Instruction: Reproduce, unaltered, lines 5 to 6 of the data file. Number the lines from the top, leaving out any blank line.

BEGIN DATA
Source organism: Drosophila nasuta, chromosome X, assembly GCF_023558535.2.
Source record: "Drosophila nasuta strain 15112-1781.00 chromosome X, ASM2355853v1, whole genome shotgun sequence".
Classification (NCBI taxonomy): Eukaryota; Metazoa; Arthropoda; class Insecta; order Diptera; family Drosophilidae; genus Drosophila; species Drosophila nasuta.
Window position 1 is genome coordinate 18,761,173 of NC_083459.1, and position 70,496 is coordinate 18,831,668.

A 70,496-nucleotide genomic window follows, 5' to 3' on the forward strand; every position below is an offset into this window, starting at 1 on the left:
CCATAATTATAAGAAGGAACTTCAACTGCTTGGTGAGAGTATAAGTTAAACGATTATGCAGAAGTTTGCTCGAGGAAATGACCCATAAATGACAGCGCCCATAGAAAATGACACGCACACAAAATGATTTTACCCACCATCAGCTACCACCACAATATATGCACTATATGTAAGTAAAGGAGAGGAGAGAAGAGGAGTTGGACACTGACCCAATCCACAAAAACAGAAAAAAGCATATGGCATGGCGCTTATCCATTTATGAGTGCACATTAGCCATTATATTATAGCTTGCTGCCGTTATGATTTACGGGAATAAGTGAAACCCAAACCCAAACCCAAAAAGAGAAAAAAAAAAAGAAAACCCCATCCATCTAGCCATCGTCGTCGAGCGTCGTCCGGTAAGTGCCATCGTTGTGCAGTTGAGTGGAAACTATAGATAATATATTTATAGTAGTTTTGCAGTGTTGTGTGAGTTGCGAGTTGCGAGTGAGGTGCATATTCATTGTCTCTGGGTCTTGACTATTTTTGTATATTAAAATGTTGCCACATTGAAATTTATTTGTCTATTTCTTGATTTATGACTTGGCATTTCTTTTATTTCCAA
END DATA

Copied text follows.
A 70,496-nucleotide genomic window follows, 5' to 3' on the forward strand; every position below is an offset into this window, starting at 1 on the left:
CCATAATTATAAGAAGGAACTTCAACTGCTTGGTGAGAGTATAAGTTAAACGATTATGCAGAAGTTTGCTCGAGGAAATGACCCATAAATGACAGCGCCCATAGAAAATGACACGCACACAAAATGATTTTACCCACCATCAGCTACCACCACAATATATGCACTATATGTAAGTAAAGGAGAGGAGAGAAGAGGAGTTGGACACTGACCCAATCCACAAAAACAGAAAAAAGCATATGGCATGGCGCTTATCCATTTATGAGTGCACATTAGCCATTATATTATAGCTTGCTGCCGTTATGATTTACGGGAATAAGTGAAACCCAAACCCAAACCCAAAAAGAGAAAAAAAAAAAGAAAACCCCATCCATCTAGCCATCGTCGTCGAGCGTCGTCCGGTAAGTGCCATCGTTGTGCAGTTGAGTGGAAACTATAGATAATATATTTATAGTAGTTTTGCAGTGTTGTGTGAGTTGCGAGTTGCGAGTGAGGTGCATATTCATTGTCTCTGGGTCTTGACTATTTTTGTATATTAAAATGTTGCCACATTGAAATTTATTTGTCTATTTCTTGATTTATGACTTGGCATTTCTTTTATTTCCAA